“If you don’t have time to do it right, when will you have time to do it over?” –John Wooden
As I sat down to begin writing this, I decided I would get myself a nice cold glass of pomegranate juice.
Having removed the bottle from the refrigerator, I gave it a few good shakes. But because I did not put the cap on properly when I last used it, I sprayed pomegranate juice all over my shirt and the kitchen floor.
As I spent five minutes cleaning up the mess, while also thinking about my future dry-cleaning bill to remove the pomegranate stain from my shirt, I reflected on the idea that, if you don’t have time to do it right, when will you have time to do it over? It might be Coach Wooden’s most useful self-coaching advice for beginning a task.
Every time I neglect doing something correctly the first time, sooner or later it creates more work for me and others involved in the task.
I am not unique in this regard. In my experience working with a number of companies, I consistently encounter frustrated administrative personnel who are redoing work because salespeople and managers didn’t get the details right the first time.
One year at the Wooden Cup, honoree Jack Nicklaus told the audience that, “If you don’t have time to do it right, when will you have time to do it over?” was his favorite John Wooden quote. His wife Barbara had even posted it on the refrigerator at their home. I laughed as it is also the quote my wife uses on me the most frequently.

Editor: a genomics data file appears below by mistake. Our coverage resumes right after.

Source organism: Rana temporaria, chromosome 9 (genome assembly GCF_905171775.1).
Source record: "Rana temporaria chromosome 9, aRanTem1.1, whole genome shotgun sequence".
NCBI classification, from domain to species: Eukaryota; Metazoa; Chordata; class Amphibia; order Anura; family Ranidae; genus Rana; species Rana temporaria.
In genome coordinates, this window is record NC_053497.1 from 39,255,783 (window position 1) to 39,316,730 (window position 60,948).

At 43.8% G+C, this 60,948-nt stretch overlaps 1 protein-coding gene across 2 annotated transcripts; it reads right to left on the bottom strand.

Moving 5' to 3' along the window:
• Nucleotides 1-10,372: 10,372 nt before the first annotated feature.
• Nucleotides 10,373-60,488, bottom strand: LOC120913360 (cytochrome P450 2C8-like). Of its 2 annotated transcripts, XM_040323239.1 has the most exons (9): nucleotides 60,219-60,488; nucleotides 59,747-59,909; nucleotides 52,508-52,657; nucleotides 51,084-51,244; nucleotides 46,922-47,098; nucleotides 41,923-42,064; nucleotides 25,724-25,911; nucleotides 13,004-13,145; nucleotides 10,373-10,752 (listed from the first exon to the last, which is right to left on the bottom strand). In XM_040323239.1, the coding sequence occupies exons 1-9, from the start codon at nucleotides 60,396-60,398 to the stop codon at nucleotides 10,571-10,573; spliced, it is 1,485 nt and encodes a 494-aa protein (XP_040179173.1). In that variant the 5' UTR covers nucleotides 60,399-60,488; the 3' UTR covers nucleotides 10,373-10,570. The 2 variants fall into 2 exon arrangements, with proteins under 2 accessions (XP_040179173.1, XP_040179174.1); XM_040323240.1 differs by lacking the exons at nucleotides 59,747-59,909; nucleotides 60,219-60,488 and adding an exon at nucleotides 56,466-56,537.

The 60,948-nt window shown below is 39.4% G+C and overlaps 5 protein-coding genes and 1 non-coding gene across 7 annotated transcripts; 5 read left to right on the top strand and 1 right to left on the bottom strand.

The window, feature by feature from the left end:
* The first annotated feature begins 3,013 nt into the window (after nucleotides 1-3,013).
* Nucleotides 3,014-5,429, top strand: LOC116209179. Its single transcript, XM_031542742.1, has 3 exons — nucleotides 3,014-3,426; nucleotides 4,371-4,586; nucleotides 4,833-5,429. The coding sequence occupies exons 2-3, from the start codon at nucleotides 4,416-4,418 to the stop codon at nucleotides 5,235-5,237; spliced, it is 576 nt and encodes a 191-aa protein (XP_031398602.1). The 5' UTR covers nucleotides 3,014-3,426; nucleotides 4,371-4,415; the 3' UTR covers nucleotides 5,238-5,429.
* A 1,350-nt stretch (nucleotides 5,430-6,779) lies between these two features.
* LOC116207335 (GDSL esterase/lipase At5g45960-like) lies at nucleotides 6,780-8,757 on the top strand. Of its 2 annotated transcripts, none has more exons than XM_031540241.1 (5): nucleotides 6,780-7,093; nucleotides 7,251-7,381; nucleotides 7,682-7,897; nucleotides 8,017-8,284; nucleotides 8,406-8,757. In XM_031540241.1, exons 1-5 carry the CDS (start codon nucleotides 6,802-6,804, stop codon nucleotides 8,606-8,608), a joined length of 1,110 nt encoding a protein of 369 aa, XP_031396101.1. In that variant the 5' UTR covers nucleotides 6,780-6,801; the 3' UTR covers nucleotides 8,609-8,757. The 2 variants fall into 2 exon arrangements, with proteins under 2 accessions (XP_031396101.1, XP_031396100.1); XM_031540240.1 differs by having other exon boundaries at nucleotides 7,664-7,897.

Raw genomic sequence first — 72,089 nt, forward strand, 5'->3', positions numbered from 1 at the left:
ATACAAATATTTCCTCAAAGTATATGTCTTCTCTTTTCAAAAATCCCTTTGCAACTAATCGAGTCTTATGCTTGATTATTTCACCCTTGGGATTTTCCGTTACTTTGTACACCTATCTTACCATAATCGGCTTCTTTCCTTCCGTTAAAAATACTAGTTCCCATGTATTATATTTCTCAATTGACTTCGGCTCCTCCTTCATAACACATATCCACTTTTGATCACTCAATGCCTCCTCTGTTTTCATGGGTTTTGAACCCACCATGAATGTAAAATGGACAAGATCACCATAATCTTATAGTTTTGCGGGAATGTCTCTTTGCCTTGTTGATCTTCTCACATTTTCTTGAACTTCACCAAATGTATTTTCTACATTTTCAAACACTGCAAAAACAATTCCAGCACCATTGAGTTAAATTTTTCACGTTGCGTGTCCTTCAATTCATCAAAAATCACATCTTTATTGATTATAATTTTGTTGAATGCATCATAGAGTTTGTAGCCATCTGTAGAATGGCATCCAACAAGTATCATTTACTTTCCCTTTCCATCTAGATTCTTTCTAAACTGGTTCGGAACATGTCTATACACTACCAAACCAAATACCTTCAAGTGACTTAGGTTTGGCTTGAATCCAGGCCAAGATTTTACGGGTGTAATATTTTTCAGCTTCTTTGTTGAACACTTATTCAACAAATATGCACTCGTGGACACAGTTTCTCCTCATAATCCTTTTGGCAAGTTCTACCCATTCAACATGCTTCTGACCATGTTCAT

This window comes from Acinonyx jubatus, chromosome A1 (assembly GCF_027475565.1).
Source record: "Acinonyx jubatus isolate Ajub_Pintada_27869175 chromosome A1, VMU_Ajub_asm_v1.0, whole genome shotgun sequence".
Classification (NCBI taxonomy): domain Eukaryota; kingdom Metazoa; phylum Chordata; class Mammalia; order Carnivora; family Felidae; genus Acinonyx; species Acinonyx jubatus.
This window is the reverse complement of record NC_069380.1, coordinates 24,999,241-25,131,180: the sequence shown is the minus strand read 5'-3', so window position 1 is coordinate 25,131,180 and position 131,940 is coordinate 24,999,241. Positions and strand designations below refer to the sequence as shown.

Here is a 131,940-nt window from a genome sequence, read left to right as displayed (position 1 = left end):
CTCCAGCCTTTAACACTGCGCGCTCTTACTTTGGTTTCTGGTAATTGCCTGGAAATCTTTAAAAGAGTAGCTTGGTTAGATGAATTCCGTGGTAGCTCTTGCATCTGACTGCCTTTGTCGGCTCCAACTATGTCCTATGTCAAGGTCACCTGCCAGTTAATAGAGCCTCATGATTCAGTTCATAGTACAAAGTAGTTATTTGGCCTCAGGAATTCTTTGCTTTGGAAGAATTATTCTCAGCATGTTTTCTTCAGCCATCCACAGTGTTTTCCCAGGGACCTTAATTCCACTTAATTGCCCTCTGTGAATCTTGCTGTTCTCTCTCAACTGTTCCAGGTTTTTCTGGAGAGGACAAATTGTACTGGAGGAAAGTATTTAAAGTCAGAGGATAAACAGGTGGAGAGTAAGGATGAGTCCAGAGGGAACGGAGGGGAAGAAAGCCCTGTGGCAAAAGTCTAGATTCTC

Mr. Nicklaus emphasized the importance of this idea in the design and execution of building golf courses and in his personal routine as a golf professional, as only almost perfect practice leads to peak performance.
Alabama football coach Nick Saban said it was his experience washing cars at his father’s gas station that developed his do it right the first time habits. If a car was not washed and waxed perfectly the first time, his father would make him do it all over—starting from scratch.
Magic Johnson credits his father in the same manner, as he demanded young Earvin execute perfection in their trash pickup business. It was either do it right the first time or go back out in the snow and freezing temperatures to do it again.
Coach Wooden credited his father Joshua, who insisted that young John complete every chore on the farm properly and completely before moving on to other activities.
I am going to get another glass of pomegranate juice. It shouldn’t take as long or be as expensive. I put the cap back on properly this time.
Related: The Importance of Self-Discipline
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